Ydoyaga-Santana et al. (2010b), studying Guzera and Gyr x Holstein heifers browsing managed caatinga in the rainy season found average daily weight of 412 g (Table 16). The authors affirmed that this performance is probably due to the stocking rate of 6 ha-1AU-1, that allowed the animals a higher selectivity, and also to the high prevalence of Buffel and "Corrente" grasses in the pasture.

Leite et al. (2002) studying the nutritional balance of sheep grazing native pastures (caatinga) at 4-breeding levels observed that, although the dietary energetic balance was favored by fertilization and enrichment with "Gramão" grass (Cynodon dactylon) of the thinned caatinga, the energy deficit were higher and more frequent than the protein ones, for all caatinga breeding levels, mainly during the pregnancy and lactation periods of sheep. Araujo Filho et al. (2002) observed that the best animal production results in caatinga were obtained in thinned caatinga with cattle grazing alone and along with goats and sheep (Table 17). Grasses are the most important component in the cattle diet, therefore this fact is probably associated to a higher predominance of grasses and a high availability of phytomass for grazing in thinned plots.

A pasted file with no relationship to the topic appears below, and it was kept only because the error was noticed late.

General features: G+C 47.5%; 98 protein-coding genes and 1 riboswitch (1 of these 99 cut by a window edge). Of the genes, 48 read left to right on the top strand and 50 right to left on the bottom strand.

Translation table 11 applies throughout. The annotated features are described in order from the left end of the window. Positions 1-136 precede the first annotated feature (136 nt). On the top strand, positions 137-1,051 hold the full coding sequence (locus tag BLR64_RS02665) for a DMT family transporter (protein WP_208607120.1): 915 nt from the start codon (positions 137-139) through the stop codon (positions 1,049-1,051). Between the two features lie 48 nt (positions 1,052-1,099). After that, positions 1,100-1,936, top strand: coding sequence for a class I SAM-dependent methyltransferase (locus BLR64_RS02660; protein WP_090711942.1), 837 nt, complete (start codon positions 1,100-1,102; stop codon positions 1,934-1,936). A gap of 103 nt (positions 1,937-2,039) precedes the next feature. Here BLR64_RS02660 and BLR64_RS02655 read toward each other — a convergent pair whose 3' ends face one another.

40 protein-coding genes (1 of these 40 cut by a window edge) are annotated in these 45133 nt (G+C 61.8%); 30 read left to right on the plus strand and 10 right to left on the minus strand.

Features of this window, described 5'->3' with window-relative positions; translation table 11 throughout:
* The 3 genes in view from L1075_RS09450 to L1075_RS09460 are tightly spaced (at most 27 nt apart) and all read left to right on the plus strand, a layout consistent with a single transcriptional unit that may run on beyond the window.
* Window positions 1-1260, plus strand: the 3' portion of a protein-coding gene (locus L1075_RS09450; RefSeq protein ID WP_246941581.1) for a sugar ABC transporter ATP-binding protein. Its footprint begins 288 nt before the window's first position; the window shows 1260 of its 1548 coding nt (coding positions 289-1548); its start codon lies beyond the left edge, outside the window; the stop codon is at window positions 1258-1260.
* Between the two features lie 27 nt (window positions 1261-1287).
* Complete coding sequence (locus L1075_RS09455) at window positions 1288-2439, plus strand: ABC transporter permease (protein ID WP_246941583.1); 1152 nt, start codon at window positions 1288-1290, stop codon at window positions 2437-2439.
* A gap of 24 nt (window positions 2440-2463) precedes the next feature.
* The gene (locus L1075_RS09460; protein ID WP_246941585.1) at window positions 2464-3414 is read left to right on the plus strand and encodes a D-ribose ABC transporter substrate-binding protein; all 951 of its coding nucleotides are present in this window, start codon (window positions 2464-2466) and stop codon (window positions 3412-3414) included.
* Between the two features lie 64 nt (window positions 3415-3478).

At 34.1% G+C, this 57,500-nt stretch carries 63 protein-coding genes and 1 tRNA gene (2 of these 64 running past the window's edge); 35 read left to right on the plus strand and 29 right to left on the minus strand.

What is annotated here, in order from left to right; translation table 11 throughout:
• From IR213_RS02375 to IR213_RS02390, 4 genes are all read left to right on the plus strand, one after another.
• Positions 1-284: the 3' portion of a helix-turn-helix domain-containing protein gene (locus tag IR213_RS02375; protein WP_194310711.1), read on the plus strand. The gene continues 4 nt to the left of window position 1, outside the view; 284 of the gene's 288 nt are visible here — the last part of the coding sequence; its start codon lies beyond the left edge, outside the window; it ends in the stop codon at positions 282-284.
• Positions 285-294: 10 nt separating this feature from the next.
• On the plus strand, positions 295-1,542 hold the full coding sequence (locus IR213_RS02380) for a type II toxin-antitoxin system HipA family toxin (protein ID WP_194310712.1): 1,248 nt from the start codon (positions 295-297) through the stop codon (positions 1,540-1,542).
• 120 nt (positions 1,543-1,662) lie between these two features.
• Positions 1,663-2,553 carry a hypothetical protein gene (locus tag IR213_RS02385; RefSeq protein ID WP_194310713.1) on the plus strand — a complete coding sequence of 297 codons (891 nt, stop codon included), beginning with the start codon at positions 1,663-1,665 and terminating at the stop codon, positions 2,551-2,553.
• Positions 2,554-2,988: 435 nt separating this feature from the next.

Even with the caatinga management that can increase forage availability, protein content, digestibility and organic matter intake, this practice was not enough to meet the energy and protein requirements of the animals during the dry season. Thus, to maintain acceptable levels of animal production in this period it is necessary to supply feed in the trough. However, the feed choice will depend on the technological level of the farm, as well as the economic and physical resources available.

Most results reported in literature that evaluate the performance of animals fed hay of native forages deals with the inclusion of different levels of these forages in the diet, usually replacing ingredients that are more expensive. Castro (2004) evaluated the inclusion of 20-80% of "Maniçoba" hay in the diet of growing sheep and observed that daily weight gain decreased as the percentage of hay increased (Table 18), thus, a decrease of 1.43 g/day per unit of hay added to the diet, could be estimated from these results. Silva et al. (2005) included 0, 12.5, 25, 37.5 and 50% of 'Xiquexique' in replacement with sorghum silage in the diets of lactating Brown Swiss cows and reported that nutrient intake was enough to meet the animal requirements for milk yield, with no effect on the milk chemical composition.